This article was first published on Polymath Network - Medium
The Polymath developer team has been busy over the last 10 months building Polymesh, our new domain-specific blockchain which optimises for regulated assets, compliance and finance.
In this article we are going to focus on some of the best practices we are implementing as a team, some of the challenges of building the complex software that underpins Polymesh, and some solutions to help manage this complexity and improve our development cadence.
A Reliable and Stable Chain
Polymesh is written in Rust, a modern performant language with strong compile time memory guarantees, feature rich types, traits and composition — for more details on why we love Rust take a look at one of our recent posts.
We are a distributed development team that works together synchronously using the usual agile process with daily stand-ups and development sprints, as well as asynchronously via Github, Slack, PRs and code reviews.
One of the key challenges to building software which is both mission critical, complex and rapidly evolving is ensuring that we have comprehensive unit test cases that allow small functional chunks of behaviour to be tested in our continuous integration pipeline, providing some assurance that when parts of the code are refactored or improved, we haven’t broken any previous functionality! This approach allows us to rapidly iterate and improve Polymesh, adapting to the fast moving technological landscape, and add new features safely without compromising the stability and reliability of the chain.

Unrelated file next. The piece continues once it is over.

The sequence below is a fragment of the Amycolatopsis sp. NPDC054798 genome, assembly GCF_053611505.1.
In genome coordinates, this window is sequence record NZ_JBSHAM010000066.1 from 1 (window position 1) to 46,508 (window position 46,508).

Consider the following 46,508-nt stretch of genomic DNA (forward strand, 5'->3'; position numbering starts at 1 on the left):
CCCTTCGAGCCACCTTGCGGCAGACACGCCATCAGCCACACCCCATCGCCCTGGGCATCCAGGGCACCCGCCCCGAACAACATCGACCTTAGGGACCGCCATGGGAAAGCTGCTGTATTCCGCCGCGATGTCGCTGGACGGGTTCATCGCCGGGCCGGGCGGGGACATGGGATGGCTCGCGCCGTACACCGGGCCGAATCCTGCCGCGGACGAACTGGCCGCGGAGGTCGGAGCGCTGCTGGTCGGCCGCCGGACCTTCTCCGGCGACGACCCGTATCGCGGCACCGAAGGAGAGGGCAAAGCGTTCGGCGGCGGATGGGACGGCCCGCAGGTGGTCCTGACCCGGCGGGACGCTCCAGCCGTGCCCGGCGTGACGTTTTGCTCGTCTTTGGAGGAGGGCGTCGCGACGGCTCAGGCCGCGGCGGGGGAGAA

Rust has great support for unit tests, with the test cases sitting alongside your code and a framework which allows unit tests to be written with minimal scaffolding. However, we often find ourselves needing to debug either our unit tests, or larger functionality.
Like many other languages, Rust has different artifacts which can help us during the development process. The most common ones are:
- The classic `println!` ...
To keep reading, please go to the original article at:
Polymath Network - Medium